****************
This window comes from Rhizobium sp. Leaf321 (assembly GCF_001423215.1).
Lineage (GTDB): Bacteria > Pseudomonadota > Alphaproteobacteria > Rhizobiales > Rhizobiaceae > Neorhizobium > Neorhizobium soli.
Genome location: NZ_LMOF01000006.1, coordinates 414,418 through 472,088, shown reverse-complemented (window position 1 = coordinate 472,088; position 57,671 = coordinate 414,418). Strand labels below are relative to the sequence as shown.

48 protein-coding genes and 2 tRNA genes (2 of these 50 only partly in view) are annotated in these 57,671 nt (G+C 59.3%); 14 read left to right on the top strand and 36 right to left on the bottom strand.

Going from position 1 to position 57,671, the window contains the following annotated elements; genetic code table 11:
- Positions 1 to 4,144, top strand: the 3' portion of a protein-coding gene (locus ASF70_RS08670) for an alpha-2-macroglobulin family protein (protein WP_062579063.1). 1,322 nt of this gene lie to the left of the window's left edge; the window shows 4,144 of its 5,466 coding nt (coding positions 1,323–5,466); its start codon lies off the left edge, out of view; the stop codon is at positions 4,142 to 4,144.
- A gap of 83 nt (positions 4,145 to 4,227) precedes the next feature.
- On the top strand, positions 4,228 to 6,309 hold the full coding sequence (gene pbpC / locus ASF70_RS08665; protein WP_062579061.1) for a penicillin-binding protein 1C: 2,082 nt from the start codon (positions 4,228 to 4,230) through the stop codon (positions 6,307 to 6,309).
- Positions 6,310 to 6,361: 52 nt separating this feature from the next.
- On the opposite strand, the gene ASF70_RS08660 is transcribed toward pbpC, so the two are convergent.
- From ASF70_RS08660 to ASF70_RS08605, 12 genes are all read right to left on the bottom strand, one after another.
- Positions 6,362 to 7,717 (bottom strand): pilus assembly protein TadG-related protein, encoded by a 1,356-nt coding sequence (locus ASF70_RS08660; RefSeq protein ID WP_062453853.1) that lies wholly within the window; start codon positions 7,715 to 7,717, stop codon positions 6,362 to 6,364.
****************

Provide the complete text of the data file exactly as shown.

This window comes from Rhizobium sp. Leaf321 (assembly GCF_001423215.1).
Lineage (GTDB): Bacteria > Pseudomonadota > Alphaproteobacteria > Rhizobiales > Rhizobiaceae > Neorhizobium > Neorhizobium soli.
Genome location: NZ_LMOF01000006.1, coordinates 414,418 through 472,088, shown reverse-complemented (window position 1 = coordinate 472,088; position 57,671 = coordinate 414,418). Strand labels below are relative to the sequence as shown.

48 protein-coding genes and 2 tRNA genes (2 of these 50 only partly in view) are annotated in these 57,671 nt (G+C 59.3%); 14 read left to right on the top strand and 36 right to left on the bottom strand.

Going from position 1 to position 57,671, the window contains the following annotated elements; genetic code table 11:
- Positions 1 to 4,144, top strand: the 3' portion of a protein-coding gene (locus ASF70_RS08670) for an alpha-2-macroglobulin family protein (protein WP_062579063.1). 1,322 nt of this gene lie to the left of the window's left edge; the window shows 4,144 of its 5,466 coding nt (coding positions 1,323–5,466); its start codon lies off the left edge, out of view; the stop codon is at positions 4,142 to 4,144.
- A gap of 83 nt (positions 4,145 to 4,227) precedes the next feature.
- On the top strand, positions 4,228 to 6,309 hold the full coding sequence (gene pbpC / locus ASF70_RS08665; protein WP_062579061.1) for a penicillin-binding protein 1C: 2,082 nt from the start codon (positions 4,228 to 4,230) through the stop codon (positions 6,307 to 6,309).
- Positions 6,310 to 6,361: 52 nt separating this feature from the next.
- On the opposite strand, the gene ASF70_RS08660 is transcribed toward pbpC, so the two are convergent.
- From ASF70_RS08660 to ASF70_RS08605, 12 genes are all read right to left on the bottom strand, one after another.
- Positions 6,362 to 7,717 (bottom strand): pilus assembly protein TadG-related protein, encoded by a 1,356-nt coding sequence (locus ASF70_RS08660; RefSeq protein ID WP_062453853.1) that lies wholly within the window; start codon positions 7,715 to 7,717, stop codon positions 6,362 to 6,364.